Katherine goes to visit Mary in her rooms, where Mary proudly shows her stepmother her translations of Erasmus’s Gospel of St. John. Mary’s dedicating it to Katherine, since she knows how much their faith matters to Katherine. Has Gardiner gotten to Mary? Katherine accepts the translation, thanking her sincerely, and the two ladies sit by the fire. Katherine tells her how happy she is to have all the children together, just as Edward and Elizabeth come dashing in, trailed by Lady Bryan. Katherine calls Edward over and tells him, sweetly, that he’s gotten big enough to leave Lady Bryan and be placed with his tutors and other well-born boys full-time. Edward accepts this and heads off to bed, accompanied by Mary, and Katherine hugs Elizabeth before sending her off to bed as well. As Elizabeth leaves, Katherine calls back Elizabeth’s governess, Kat Ashley. Katherine tells Kat that she knows Anne Boleyn was a Protestant, and she believes it’s her duty to bring Elizabeth up in her mother’s faith. Kat, a Protestant herself, is happy to hear it, so Katherine tells her she’ll be appointing Robert Ascham, another Protestant, Elizabeth’s tutor.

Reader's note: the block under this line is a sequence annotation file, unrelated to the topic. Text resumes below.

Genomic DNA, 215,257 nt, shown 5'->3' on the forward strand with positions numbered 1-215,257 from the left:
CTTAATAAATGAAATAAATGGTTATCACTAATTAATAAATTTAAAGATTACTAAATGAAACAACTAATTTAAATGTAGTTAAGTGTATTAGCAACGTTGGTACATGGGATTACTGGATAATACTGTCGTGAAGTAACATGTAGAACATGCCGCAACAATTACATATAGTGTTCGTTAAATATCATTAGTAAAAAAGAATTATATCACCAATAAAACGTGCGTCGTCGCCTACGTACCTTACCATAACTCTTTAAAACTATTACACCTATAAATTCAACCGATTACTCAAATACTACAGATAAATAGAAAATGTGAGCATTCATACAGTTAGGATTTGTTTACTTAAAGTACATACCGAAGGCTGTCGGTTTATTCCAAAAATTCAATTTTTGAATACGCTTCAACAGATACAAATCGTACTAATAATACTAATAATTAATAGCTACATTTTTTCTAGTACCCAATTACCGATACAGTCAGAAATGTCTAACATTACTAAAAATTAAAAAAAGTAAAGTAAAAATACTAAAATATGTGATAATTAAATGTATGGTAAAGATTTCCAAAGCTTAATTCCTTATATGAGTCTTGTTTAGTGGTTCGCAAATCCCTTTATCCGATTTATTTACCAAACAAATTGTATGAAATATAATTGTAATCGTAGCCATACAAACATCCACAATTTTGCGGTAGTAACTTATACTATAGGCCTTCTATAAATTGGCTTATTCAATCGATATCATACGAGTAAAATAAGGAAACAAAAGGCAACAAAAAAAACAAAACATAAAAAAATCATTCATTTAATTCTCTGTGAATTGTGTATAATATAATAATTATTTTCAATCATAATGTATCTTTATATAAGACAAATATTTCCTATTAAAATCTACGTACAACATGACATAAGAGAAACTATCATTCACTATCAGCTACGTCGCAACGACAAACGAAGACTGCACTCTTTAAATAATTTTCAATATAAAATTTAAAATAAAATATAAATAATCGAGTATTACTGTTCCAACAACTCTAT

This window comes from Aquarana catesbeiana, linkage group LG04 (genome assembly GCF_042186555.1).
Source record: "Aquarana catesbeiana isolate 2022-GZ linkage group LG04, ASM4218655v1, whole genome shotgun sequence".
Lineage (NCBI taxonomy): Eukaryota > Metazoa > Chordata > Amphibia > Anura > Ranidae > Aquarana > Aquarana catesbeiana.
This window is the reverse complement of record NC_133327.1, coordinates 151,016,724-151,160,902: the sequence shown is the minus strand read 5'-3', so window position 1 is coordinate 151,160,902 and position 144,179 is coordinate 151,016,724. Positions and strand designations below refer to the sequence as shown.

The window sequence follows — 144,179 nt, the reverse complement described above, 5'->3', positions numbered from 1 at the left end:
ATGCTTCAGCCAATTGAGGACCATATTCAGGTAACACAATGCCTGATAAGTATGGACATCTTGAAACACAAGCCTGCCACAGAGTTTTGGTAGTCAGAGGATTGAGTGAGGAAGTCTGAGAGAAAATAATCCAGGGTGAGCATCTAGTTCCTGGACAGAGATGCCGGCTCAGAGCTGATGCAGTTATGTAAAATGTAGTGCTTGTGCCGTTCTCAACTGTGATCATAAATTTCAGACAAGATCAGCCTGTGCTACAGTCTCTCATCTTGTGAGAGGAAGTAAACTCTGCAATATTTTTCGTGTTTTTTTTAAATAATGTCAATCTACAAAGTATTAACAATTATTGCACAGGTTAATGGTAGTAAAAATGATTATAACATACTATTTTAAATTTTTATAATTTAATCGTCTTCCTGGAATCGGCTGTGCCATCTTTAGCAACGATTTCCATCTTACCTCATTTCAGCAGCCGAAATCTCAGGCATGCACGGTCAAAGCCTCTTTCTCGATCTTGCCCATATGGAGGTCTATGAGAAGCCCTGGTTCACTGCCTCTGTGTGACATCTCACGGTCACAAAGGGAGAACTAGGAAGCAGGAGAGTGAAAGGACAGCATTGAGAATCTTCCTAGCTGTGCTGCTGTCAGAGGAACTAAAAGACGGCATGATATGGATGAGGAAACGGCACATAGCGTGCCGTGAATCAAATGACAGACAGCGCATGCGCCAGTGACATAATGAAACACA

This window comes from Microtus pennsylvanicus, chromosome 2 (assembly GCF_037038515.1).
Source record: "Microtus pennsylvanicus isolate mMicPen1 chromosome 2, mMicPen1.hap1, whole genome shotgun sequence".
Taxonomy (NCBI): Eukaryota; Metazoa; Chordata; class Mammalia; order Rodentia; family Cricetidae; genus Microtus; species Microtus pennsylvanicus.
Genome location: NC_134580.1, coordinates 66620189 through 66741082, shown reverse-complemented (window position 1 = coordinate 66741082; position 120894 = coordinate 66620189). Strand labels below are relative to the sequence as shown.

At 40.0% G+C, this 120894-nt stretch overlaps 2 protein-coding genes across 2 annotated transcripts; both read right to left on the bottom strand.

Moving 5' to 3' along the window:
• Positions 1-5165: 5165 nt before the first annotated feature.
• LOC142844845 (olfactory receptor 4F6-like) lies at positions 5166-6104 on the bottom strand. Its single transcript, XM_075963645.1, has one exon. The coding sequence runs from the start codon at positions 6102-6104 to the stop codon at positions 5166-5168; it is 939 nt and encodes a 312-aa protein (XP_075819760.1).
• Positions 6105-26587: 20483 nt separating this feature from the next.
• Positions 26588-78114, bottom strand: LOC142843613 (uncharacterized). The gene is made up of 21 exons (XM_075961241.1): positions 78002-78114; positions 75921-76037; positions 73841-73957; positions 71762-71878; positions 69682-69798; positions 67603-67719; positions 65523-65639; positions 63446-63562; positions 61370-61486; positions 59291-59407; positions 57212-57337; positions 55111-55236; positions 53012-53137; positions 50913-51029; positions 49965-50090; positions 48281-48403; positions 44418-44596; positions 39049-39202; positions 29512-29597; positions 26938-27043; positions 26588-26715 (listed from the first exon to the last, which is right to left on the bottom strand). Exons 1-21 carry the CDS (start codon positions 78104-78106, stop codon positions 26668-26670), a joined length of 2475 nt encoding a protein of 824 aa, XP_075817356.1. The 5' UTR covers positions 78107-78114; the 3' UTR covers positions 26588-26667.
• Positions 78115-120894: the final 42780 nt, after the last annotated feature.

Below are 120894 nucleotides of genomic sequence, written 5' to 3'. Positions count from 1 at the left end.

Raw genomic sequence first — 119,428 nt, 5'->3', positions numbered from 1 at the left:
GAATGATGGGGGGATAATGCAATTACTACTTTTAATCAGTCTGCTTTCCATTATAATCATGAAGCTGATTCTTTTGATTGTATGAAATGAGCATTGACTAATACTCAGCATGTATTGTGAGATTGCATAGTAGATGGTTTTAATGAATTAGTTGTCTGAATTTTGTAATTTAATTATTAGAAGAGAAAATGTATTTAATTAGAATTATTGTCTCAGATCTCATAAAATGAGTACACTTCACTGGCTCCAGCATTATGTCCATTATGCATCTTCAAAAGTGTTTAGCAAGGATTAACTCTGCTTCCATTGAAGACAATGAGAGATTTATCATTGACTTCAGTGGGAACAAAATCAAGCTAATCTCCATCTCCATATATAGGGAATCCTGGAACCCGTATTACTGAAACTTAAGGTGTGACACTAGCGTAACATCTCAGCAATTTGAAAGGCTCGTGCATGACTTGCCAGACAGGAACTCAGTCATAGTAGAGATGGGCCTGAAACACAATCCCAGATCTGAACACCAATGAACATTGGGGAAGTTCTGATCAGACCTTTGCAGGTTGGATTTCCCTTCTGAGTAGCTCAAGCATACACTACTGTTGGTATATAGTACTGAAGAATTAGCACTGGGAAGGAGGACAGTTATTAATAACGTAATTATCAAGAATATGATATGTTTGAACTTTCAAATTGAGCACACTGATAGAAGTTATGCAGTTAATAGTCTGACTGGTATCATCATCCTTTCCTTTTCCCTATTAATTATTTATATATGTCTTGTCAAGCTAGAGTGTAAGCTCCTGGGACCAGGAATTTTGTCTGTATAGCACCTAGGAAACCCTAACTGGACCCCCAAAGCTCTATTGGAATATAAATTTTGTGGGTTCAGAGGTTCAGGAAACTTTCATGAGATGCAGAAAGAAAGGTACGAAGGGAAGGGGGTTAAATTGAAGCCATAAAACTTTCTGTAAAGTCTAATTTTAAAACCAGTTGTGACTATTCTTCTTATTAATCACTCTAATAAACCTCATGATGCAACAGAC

In France, the men are still suffering mightily from “cowardice.” Charles takes in the sight as he rides through the camp, past carts piled high with bodies. That night, he lies awake in his bed, deep in thought until he’s startled by Brigitte, who confesses she managed to escape, but she came back. She notices he has blood on his head and gently washes it off. After a brief but charged moment, Charles pulls her close and kisses her, and within seconds they’re having sex. Ok. A little disappointing, to be honest—I would have liked at least some kind of buildup to this. A few more scenes that actually showed them getting closer. This came out of nowhere.